Russian doping: Winter Olympics places for clean Russians 'right'
Allowing clean Russians to compete at the Winter Olympics under a neutral flag is "fair and justifiable", says former Great Britain bobsleigher John Jackson.
The International Olympic Committee (IOC) banned Russia from February's Games in Pyeongchang, South Korea on Tuesday after an investigation into allegations of state-sponsored doping at Sochi 2014.
But athletes who can prove they are clean will be allowed to compete under a neutral flag as an 'Olympic Athlete from Russia' (OAR).
"It's right not to allow Russia to compete but allow the clean Russian athletes to compete," said Jackson, who along with team-mates Bruce Tasker, Joel Fearon and Stuart Benson is in line for a bronze medal after the disqualification of two Russian teams from the 2014 Games.
"Athletes who have made sure they've done it to the best of their ability - not enhanced - should get the chance to compete."
- Who gets Russia's medals in Pyeongchang?
- Russia banned from 2018 Winter Olympics
- Russian doping - how we got here
Russia finished top of the medal table for those Games but have since dropped to fourth because of the number of athletes subsequently sanctioned for doping and stripped of their medals.
Alexander Zhukov, the president of the Russian Olympic Committee, did offer an apology to the IOC before it announced its sanctions.
Senior Russian figures vehemently deny many of the allegations and some Russian politicians had called for a boycott of the Games in South Korea, which begin on 9 February 2018.
But on Wednesday, President Vladimir Putin confirmed Russia would not prevent athletes from competing under the Olympic flag.
"We will certainly not declare any boycott, we will not prevent our Olympians from competing, if they want to take part in a personal capacity," news agencies quoted him as saying during a speech he made to announce his intention to run for a fourth presidential term next year.
'Some concessions for international pariah' - analysis
BBC sports editor Dan Roan
The punishment is unprecedented in Olympic history. This is a proud sporting superpower that uses such events to promote its image to the world. Not this time.
The hosts of next year's World Cup have just become an international pariah, with the life ban given to deputy prime minister and head of Russia 2018 - Vitaly Mutko - hugely embarrassing for Fifa.
Many will say the IOC should have done this 18 months ago before the Rio Olympics, and that even now they could have been tougher given the scale of the cheating and the damage done to clean athletes.
The fact that those athletes who meet the criteria and can take part will be called 'Olympic Athletes from Russia' seems a concession to to the country. Why not just 'Neutral Athletes'? President Bach also suggested the Russian flag may be flown at the closing ceremony in South Korea.
Yet this is still a dark day for Russian sport and President Vladimir Putin is now understood to be considering whether to boycott Pyeongchang 2018 altogether and forbid any Russian athletes to compete.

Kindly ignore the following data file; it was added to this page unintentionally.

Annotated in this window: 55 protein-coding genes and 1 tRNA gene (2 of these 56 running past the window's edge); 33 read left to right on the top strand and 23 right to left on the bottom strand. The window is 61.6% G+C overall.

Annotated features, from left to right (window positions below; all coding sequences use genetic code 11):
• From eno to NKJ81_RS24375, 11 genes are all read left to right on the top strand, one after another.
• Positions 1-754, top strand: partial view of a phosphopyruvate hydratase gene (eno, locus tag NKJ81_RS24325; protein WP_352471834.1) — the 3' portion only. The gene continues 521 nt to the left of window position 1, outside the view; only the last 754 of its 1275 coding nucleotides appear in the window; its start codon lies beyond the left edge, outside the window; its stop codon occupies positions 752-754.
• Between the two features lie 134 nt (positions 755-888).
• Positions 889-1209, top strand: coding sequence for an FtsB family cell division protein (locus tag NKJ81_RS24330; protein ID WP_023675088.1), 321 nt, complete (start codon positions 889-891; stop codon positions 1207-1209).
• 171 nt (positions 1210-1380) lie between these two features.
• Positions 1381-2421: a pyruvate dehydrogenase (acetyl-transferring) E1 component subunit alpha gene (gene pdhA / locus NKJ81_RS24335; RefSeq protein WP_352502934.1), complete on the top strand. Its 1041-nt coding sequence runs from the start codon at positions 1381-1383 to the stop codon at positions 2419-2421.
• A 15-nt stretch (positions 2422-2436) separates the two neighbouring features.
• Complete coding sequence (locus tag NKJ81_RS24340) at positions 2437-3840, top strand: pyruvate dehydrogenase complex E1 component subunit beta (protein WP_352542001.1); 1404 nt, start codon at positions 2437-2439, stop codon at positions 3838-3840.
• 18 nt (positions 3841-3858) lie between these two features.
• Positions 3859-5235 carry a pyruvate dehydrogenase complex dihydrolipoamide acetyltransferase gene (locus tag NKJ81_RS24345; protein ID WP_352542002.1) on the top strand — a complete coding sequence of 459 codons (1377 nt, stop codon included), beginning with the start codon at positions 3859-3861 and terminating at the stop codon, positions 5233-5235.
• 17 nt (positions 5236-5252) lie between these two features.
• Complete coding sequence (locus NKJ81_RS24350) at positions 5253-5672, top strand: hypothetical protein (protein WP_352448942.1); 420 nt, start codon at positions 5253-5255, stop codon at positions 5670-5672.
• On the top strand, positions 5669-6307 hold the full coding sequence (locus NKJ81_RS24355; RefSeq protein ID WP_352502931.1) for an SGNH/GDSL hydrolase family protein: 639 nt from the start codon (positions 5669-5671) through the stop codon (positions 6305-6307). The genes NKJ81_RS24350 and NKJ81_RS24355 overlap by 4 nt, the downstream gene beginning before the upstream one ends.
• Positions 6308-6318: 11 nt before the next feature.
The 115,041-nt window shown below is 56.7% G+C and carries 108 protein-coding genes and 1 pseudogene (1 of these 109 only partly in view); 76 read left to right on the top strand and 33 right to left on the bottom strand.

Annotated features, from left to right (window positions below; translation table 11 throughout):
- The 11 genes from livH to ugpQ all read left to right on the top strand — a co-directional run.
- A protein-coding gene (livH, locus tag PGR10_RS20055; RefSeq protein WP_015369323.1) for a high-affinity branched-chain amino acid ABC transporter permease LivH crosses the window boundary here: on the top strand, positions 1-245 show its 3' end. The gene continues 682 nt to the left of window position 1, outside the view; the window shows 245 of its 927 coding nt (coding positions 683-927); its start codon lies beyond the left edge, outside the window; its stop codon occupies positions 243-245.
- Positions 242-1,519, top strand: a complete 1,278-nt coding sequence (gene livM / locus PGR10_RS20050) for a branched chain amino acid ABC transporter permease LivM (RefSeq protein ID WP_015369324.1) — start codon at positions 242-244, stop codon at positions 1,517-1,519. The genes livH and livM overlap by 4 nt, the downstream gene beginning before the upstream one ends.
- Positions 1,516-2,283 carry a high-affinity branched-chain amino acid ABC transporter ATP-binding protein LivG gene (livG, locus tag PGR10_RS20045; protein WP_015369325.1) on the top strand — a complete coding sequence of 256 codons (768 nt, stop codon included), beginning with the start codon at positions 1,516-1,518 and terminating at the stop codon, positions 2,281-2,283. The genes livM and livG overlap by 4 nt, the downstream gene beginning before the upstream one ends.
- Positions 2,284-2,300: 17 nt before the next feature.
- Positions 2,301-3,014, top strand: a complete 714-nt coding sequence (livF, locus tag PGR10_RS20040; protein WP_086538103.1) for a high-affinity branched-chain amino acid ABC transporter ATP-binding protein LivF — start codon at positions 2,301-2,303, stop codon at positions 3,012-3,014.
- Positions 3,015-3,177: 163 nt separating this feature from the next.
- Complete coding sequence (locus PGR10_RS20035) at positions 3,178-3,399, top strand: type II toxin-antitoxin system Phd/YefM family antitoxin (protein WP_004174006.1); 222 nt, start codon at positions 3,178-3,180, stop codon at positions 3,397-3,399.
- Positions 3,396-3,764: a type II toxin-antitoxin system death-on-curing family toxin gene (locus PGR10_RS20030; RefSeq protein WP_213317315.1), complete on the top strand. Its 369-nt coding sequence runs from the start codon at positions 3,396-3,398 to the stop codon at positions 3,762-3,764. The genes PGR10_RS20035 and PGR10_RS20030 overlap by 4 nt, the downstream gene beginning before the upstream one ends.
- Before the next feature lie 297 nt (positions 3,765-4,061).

'The most important decision in 123 years'
The decision to ban Russia has been described as the most important in the 123-year history of the IOC by a leading anti-doping chief.
A World Anti-Doping Agency-commissioned report by sports lawyer Dr Richard McLaren uncovered evidence to support allegations of state-sponsored doping between 2012 and 2015.
And a further inquiry led by former Swiss president Samuel Scmidt was enough to convince the IOC to make its decision on Tuesday.
Travis Tygart, head of the US Anti-Doping Agency (Usada), says the move is a "significant penalty" and is what "37 anti-doping organisations from around the world asked for".
"Over the past 120-plus years, no decision has been as important as this, with respect to the future viability and the integrity of the Games," Tygart told BBC Sport.
"Prior to today, the Olympic flame burned a lot less bright - but today people know that integrity matters, fair play matters, clean athletes' rights matter."
British Olympic Association chairman Sir Hugh Robertson said the decision was a "seminal moment in the battle against doping".
He credited the IOC and World Anti-Doping Agency (Wada) in "moving to restore the integrity of Olympic sport".
'He'll be looking over his shoulder for ever'
Russia's doping programme, which the McLaren report concluded involved about 1,000 athletes across 30 sports, was only uncovered when whistleblowers came forward.
They include Dr Grigory Rodchenkov, former head of the Moscow anti-doping laboratory; 800m runner Yuliya Stepanova; and her husband, former Russian Anti-Doping Agency official Vitaly Stepanov. All three are now in hiding, fearing reprisals.
Rodchenkov's lawyer Jim Walden said his client was "proud of the work that the IOC has done" but stressed that his testimonies had not been without a cost.
"He is enormously concerned for his family, who he had to leave in Russia," Walden said. "He knows, without any doubt, that he's going to be looking over his shoulder for the rest of his life."